I wanted to share some of the ideas and concepts Charlie shares as we advance forward. He opened defining aspects of the Internet of Things (IoT)—ubiquitous connectivity, accessible costs/capacity and powerful & friendly tools. Smart phones, tablets, cellular and wi-fi communications expand connectivity tremendously. Sensors, data storage and computation power lower costs and access. And social networks, big data and prognostics make tools more friendly, intuitive and more valuable to use.
These advancements open possibilities in applications and platforms such as monitoring, infrastructure management, intelligent manufacturing and production, energy efficiency and improved environmental performance and compliance.
It also raises a number of challenges around privacy, security and generational differences in how we perceive the value or threat these technologies bring. The key is how to sort through the challenges to take advantage of value these technologies and enabling services bring.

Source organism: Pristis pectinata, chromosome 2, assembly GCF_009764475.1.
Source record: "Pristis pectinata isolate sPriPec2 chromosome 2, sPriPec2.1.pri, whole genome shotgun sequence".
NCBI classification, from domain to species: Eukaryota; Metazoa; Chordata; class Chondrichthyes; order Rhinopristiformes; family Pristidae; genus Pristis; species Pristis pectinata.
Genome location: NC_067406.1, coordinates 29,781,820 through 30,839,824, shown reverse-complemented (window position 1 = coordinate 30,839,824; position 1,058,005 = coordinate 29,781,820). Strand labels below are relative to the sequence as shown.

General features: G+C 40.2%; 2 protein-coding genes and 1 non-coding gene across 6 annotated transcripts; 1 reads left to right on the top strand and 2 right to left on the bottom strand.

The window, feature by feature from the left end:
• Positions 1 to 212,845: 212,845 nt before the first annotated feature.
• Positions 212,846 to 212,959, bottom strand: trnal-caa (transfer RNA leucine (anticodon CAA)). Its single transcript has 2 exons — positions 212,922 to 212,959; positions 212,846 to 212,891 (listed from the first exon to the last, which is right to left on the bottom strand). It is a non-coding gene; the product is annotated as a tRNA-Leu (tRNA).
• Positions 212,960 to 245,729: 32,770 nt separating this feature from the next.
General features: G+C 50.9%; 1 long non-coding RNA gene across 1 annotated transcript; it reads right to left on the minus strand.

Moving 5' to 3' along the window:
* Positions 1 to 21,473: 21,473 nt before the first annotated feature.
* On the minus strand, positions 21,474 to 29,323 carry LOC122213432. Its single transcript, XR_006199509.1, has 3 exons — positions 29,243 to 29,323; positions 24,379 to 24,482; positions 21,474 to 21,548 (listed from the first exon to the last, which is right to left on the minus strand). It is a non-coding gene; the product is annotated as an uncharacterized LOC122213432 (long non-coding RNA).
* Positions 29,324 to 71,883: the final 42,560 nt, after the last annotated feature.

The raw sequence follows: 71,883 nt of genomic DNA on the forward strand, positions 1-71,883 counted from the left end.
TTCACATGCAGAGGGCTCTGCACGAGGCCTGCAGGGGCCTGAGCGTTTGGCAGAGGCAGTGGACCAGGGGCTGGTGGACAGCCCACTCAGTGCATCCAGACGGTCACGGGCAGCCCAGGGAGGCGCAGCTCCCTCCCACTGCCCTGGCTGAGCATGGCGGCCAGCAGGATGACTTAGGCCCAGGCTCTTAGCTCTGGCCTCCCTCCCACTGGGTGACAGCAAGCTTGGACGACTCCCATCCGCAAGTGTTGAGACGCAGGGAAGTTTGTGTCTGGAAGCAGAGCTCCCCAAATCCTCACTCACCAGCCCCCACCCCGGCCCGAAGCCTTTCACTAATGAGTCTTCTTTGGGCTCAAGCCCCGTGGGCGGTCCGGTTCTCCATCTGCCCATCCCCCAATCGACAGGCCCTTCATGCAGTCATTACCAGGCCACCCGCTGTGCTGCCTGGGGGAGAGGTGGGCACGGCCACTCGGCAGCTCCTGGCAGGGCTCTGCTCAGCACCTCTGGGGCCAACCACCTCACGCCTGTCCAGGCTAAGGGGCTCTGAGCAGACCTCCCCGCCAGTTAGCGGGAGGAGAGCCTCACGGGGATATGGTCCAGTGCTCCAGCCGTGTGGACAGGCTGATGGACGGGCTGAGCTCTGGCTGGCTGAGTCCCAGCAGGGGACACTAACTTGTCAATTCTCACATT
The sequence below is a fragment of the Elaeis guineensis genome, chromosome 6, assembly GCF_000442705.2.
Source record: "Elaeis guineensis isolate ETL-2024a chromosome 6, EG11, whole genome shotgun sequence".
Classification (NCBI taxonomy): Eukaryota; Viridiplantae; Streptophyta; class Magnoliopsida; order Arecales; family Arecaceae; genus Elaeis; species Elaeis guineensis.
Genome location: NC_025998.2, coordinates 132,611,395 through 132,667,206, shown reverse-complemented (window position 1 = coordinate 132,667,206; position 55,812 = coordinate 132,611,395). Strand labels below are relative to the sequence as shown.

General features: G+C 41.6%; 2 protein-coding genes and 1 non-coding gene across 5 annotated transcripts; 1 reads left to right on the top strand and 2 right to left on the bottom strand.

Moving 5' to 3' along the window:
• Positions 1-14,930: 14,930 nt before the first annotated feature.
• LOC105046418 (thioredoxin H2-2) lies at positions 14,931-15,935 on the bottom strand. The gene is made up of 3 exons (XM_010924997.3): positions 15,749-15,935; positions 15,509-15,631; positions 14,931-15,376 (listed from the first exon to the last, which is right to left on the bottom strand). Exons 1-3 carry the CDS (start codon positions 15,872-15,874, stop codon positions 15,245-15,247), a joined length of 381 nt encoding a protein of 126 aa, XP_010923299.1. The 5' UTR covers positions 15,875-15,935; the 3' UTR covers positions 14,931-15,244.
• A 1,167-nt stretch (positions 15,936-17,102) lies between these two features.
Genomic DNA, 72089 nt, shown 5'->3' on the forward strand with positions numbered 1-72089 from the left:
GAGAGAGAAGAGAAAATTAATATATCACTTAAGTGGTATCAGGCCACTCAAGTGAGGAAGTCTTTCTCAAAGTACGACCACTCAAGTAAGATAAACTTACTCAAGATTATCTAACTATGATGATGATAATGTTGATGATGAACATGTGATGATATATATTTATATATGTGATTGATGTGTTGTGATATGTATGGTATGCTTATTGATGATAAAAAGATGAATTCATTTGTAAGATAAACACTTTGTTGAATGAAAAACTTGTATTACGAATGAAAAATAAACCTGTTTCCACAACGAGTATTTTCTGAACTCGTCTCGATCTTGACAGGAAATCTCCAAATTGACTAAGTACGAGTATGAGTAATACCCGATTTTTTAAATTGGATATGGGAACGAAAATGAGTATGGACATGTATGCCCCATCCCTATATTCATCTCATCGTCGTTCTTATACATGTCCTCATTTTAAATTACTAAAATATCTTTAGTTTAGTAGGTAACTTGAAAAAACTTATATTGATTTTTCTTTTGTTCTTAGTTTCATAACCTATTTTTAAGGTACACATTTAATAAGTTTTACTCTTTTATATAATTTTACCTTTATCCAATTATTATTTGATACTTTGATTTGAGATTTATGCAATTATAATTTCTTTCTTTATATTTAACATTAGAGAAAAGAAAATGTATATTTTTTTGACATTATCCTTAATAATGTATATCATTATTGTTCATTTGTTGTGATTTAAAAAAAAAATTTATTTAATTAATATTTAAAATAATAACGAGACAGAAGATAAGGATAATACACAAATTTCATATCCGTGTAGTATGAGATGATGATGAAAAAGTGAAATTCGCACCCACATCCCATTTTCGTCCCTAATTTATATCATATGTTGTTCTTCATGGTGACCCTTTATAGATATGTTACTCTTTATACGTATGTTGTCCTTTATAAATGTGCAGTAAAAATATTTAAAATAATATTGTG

Charlie sees four implications from these possibilities and challenges—increased digital and cloud infrastructure, more intelligent products, enriched business models, and enhanced digital customer models. Within Emerson, much work is being done at a foundational level, some such as human centered design (HCD) that we’ve highlighted here on the blog.
For process manufacturers and producers, these technologies and services open up new ways to improve operational performance in areas such as safety mustering, wearable video & voice, asset tracking, mobile operations and video.
He cited some examples increasingly intelligent and proactive products such as DeltaV CHARMs, Smart Wireless THUM adapters, FIELDVUE digital valve controllers, Ovation Simulation Solutions, and AMS Suite software.
In Emerson Process Management president Steve Sonnenberg‘s portion of the presentation, he highlighted an example of new business models being created with these technologies and services—a steam management operation on Jurong Island in Singapore. Thousands of acoustic wireless devices are being installed to monitor steam traps which are being remotely monitored by Emerson experts to instantly spot energy losses and avoid wasting energy. This results in large energy savings and reduced carbon dioxide emissions.
New products and technology innovations such as these help create new applications and business models to help drive improved operational performance in health, safety & environment, reliability, energy efficiency, improved control, and process safety.